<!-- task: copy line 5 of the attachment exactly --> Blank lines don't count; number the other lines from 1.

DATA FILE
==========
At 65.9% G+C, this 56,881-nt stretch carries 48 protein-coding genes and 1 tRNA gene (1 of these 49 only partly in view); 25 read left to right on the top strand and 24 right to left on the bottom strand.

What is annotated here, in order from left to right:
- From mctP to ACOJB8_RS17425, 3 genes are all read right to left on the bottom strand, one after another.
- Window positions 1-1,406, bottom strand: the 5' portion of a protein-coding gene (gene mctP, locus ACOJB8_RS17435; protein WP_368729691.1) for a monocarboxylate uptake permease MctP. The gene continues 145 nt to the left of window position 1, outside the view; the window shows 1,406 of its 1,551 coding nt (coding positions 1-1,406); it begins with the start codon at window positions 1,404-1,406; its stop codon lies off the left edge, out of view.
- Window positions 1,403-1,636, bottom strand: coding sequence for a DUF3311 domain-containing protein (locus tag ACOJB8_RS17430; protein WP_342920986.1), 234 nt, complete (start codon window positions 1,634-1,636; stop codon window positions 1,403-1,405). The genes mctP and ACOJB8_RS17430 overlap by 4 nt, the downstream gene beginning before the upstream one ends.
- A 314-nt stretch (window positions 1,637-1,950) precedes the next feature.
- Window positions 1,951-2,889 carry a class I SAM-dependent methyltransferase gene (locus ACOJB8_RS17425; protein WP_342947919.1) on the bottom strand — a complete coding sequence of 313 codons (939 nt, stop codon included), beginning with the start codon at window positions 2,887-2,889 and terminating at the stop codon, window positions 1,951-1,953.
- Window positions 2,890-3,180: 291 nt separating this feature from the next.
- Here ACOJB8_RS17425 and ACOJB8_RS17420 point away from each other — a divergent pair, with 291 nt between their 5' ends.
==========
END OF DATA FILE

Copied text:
- Window positions 1,403-1,636, bottom strand: coding sequence for a DUF3311 domain-containing protein (locus tag ACOJB8_RS17430; protein WP_342920986.1), 234 nt, complete (start codon window positions 1,634-1,636; stop codon window positions 1,403-1,405). The genes mctP and ACOJB8_RS17430 overlap by 4 nt, the downstream gene beginning before the upstream one ends.